Skip to main content

Comparing Two Arrays in CFML

This came up yesterday in a discussion with a friend of mine. He had two arrays and he wanted to see if they were identical in terms of order and value of the elements. His first thought was to loop through the arrays and compare each element, but since CFML arrays are really Java arrays, there's a much simpler way.

arrray1 = ArrayNew(1);
array1[1] = "foo";
array1[2] = "bar";

array2 = ArrayNew(1);
array2[1] = "foo";
array2[2] = "bar";

arraysAreEqual = array1.equals(array2);

The equals() method on the array returns a boolean and tells you whether or not the arrays are identical in terms of the values and ordering of the array elements. Note that if the values are identical but in a different order, the arrays will not be considered equal, so sort before doing this test if there's a chance things might be in a different order between the two arrays.


ElliottZ said…
Note that this is case sensitive, and has unexpected results on arrays of non strings, even if they are "simple" values in CF. CF stores numbers, dates and booleans as strings, java equivalent types or numbers depending on lots of factors.a1 = arrayNew(1);a1[1] = 1+0;a2 = arrayNew(1);a2[1] = 1; // Not equal, but "equal" in CF sense.assertFalse( a1.equals(a2) );You'd be better off writing your own function. There's too many cases where equals() will return false.
Matthew Woodward said…
In this case it was all strings. I would expect it to be case sensitive, but good point about the numeric data types. I still think it's handy for strings though.
Matthew Woodward said…
Actually the example you provided works correctly in OpenBD, so the issue with numeric datatypes must be specific to Adobe CF.

Popular posts from this blog

Installing and Configuring NextPVR as a Replacement for Windows Media Center

If you follow me on Google+ you'll know I had a recent rant about Windows Media Center, which after running fine for about a year suddenly decided as of January 29 it was done downloading the program guide and by extension was therefore done recording any TV shows.

I'll spare you more ranting and simply say that none of the suggestions I got (which I appreciate!) worked, and rather than spending more time figuring out why, I decided to try something different.

NextPVR is an awesome free (as in beer, not as in freedom unfortunately ...) PVR application for Windows that with a little bit of tweaking handily replaced Windows Media Center. It can even download guide data, which is apparently something WMC no longer feels like doing.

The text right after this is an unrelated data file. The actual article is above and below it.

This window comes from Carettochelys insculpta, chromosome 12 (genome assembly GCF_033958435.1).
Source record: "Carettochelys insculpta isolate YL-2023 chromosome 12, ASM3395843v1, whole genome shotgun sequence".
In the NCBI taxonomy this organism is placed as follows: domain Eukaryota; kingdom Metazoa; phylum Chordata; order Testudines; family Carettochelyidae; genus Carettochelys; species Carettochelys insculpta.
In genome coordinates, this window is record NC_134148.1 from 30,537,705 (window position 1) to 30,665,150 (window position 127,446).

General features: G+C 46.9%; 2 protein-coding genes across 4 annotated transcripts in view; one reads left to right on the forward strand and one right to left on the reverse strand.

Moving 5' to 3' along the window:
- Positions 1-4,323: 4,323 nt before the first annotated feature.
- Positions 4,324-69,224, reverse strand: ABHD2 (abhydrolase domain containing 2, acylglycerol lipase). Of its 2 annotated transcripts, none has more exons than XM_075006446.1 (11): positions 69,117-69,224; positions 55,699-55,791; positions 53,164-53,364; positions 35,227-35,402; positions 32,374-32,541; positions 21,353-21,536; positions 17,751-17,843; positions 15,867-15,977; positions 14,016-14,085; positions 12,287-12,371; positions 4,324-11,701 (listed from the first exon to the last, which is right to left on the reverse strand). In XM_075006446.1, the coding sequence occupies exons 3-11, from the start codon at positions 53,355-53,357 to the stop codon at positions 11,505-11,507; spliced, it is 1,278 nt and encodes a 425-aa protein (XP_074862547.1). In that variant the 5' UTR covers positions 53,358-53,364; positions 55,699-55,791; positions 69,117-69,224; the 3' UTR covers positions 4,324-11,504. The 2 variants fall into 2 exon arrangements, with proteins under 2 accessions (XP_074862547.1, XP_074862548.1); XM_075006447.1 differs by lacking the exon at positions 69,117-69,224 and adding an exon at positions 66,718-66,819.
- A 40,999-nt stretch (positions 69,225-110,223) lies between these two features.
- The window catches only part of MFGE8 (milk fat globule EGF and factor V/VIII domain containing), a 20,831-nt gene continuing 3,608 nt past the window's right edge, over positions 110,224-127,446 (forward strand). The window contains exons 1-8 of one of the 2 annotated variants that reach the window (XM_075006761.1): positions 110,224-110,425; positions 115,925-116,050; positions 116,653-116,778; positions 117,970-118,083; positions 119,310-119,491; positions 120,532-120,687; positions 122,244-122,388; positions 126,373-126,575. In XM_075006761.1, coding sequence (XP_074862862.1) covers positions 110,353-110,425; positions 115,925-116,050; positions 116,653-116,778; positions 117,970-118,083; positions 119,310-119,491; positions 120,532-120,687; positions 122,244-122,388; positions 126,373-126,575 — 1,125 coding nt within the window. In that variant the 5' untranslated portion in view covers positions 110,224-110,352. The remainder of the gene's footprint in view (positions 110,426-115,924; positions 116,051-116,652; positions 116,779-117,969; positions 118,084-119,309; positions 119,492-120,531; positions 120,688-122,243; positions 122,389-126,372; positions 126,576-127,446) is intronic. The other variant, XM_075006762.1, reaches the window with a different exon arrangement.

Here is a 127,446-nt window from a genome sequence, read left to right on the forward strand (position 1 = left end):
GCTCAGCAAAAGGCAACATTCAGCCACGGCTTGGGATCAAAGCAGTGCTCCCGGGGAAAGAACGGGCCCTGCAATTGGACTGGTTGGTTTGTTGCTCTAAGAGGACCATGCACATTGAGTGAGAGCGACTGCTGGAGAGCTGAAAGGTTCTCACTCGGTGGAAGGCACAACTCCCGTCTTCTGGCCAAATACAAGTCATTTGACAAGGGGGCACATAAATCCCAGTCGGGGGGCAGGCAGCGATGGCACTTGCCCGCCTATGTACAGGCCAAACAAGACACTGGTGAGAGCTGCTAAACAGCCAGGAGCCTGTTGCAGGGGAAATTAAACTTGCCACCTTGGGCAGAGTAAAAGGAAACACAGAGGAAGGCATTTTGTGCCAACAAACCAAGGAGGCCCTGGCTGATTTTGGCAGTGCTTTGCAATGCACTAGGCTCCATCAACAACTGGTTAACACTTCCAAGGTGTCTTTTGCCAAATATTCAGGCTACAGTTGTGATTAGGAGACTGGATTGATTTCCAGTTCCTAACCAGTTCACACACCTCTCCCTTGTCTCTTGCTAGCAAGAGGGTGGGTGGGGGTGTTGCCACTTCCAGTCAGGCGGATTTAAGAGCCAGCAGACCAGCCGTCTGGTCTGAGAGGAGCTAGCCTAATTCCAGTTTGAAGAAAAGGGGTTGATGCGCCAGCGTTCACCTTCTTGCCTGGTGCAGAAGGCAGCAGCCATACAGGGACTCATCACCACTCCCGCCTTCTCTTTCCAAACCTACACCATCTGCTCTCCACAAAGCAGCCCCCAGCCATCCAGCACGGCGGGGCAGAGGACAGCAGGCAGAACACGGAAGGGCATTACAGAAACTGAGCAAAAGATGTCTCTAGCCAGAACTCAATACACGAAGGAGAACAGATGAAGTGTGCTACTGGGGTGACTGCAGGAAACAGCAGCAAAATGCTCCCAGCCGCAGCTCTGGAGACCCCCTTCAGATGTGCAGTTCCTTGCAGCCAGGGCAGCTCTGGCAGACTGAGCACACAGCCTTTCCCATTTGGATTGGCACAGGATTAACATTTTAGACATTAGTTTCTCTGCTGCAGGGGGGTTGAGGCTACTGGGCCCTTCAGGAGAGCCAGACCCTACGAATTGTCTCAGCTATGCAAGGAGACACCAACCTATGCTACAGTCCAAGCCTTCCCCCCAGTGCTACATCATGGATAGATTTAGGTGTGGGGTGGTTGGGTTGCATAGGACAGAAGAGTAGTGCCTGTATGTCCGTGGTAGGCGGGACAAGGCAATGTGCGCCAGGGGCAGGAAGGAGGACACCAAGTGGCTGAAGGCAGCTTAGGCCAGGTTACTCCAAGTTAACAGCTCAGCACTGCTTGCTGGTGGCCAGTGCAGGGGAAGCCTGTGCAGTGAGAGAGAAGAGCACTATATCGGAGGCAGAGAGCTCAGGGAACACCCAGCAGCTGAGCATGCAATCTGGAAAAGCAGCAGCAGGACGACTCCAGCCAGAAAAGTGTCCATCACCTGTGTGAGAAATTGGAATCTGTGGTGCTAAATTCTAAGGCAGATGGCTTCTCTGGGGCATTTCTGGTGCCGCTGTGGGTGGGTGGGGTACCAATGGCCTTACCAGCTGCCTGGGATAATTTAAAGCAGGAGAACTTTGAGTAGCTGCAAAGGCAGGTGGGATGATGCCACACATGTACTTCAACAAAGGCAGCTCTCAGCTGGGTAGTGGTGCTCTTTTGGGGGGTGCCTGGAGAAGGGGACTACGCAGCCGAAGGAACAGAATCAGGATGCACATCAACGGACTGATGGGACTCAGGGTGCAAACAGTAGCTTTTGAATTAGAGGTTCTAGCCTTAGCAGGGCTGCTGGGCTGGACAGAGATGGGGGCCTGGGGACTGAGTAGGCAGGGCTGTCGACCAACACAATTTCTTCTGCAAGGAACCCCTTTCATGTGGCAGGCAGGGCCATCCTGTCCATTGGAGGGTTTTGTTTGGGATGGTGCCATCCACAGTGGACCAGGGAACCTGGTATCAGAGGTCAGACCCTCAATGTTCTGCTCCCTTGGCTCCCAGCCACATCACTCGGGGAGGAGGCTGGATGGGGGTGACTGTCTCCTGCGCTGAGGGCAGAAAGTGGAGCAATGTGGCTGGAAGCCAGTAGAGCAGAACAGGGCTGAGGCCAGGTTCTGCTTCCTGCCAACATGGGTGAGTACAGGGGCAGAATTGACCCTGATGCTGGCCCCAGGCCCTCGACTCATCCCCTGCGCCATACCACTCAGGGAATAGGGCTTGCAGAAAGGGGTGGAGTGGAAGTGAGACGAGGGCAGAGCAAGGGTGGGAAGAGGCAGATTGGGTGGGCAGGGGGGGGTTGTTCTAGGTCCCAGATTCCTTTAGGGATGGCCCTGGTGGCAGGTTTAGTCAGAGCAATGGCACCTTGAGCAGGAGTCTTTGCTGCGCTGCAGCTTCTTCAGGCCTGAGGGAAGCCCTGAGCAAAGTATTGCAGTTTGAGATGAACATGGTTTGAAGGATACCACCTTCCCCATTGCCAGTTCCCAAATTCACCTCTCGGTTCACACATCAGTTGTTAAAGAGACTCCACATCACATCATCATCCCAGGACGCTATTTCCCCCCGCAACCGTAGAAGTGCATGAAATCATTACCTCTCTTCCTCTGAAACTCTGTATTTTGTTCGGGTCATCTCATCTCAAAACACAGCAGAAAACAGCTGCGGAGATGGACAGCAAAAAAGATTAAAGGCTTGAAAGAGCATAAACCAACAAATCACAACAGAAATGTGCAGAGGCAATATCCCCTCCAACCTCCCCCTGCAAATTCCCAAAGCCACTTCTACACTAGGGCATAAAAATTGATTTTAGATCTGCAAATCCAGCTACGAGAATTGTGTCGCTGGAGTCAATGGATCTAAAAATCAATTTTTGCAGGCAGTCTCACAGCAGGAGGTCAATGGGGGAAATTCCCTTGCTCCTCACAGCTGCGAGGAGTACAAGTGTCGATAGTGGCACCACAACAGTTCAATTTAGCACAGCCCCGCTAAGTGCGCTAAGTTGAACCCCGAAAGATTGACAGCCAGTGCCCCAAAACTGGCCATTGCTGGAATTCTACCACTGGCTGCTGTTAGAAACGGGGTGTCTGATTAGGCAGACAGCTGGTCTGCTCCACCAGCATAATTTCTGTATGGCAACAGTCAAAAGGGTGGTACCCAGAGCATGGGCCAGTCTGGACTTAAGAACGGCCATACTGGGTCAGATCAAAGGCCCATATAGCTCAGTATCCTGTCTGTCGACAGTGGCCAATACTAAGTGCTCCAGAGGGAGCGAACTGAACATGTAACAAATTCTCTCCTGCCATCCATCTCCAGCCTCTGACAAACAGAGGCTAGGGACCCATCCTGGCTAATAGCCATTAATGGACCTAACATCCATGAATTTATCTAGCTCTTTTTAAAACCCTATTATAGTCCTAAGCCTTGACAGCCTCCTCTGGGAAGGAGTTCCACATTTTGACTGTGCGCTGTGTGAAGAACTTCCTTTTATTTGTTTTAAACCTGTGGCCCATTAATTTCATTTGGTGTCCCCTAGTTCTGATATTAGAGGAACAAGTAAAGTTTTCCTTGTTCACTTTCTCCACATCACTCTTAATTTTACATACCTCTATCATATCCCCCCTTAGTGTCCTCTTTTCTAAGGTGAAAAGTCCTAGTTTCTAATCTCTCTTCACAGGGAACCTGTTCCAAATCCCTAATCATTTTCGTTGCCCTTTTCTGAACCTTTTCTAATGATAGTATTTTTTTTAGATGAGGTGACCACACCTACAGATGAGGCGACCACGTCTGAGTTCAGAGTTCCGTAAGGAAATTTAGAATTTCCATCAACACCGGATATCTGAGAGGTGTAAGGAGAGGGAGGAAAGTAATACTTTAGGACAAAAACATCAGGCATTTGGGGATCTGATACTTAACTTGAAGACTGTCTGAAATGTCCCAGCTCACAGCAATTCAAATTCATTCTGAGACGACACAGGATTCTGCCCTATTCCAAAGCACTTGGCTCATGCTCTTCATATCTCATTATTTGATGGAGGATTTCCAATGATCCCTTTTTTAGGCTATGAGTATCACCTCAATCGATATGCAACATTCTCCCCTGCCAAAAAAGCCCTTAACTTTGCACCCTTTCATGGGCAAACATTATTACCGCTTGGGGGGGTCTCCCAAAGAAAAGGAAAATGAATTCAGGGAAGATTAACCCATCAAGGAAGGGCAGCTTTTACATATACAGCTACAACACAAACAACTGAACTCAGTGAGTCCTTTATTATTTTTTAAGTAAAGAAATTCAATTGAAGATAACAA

Background I wound up going down this road in a rather circuitous way. My initial goal for the weekend project was to get Raspbmc running on one of my Raspberry Pis. The latest version of XBMC has PVR functionality so I was anxious to try that out as a …

Running a Django Application on Windows Server 2012 with IIS

This is a first for me since under normal circumstances we run all our Django applications on Linux with Nginx, but we're in the process of developing an application for another department and due to the requirements around this project, we'll be handing the code off to them to deploy. They don't have any experience with Linux or web servers other than IIS, so I recently took up the challenge of figuring out how to run Django applications on Windows Server 2012 with IIS.

Based on the dated or complete lack of information around this I'm assuming it's not something that's very common in the wild, so I thought I'd share what I came up with in case others need to do this.

This work is licensed under a Creative Commons Attribution-ShareAlike 4.0 International License.

Assumptions and CaveatsThe operating system is Windows Server 2012 R2, 64-bit. If another variant of the operating system is being used, these instructions may not work properly.All of the soft…

Setting Up Django On a Raspberry Pi

This past weekend I finally got a chance to set up one of my two Raspberry Pis to use as a Django server so I thought I'd share the steps I went through both to save someone else attempting to do this some time as well as get any feedback in case there are different/better ways to do any of this.

I'm running this from my house (URL forthcoming once I get the real Django app finalized and put on the Raspberry Pi) using I don't cover that aspect of things in this post but I'm happy to write that up as well if people are interested.

General Comments and Assumptions

Using latest Raspbian “wheezy” distro as of 1/19/2013 (’lll be using Nginx ( as the web server/proxy and Gunicorn ( as the WSGI serverI used heavily as I was creating this, so many thanks to the author of that tutorial. If you’re looking for more details on …